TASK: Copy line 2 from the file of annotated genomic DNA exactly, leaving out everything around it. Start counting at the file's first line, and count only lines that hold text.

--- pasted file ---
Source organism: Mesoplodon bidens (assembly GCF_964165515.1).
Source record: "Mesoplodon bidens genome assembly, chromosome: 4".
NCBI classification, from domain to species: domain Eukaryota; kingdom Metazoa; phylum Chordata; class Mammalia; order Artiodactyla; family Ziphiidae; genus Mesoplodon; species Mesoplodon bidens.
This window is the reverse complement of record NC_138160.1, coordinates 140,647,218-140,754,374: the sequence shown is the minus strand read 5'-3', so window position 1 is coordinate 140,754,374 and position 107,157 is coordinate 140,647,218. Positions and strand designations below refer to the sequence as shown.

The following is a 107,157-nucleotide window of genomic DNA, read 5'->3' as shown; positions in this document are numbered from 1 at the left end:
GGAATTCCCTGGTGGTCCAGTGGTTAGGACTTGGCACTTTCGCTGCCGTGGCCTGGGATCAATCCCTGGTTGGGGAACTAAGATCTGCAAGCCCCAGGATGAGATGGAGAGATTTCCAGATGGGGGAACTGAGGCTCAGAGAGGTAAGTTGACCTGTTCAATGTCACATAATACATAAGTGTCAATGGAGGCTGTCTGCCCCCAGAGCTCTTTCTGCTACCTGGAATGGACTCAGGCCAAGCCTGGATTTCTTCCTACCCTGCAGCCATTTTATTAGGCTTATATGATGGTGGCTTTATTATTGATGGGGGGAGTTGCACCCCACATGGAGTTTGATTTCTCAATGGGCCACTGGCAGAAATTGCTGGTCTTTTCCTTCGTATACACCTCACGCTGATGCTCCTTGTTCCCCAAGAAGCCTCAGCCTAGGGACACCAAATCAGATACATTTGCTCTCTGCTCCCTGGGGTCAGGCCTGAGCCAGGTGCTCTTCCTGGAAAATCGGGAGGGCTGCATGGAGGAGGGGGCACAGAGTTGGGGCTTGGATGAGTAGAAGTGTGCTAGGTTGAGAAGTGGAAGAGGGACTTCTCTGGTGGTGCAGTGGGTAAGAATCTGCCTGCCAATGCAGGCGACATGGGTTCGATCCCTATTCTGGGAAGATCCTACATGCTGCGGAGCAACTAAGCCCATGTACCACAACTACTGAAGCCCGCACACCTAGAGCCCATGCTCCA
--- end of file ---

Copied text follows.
Source record: "Mesoplodon bidens genome assembly, chromosome: 4".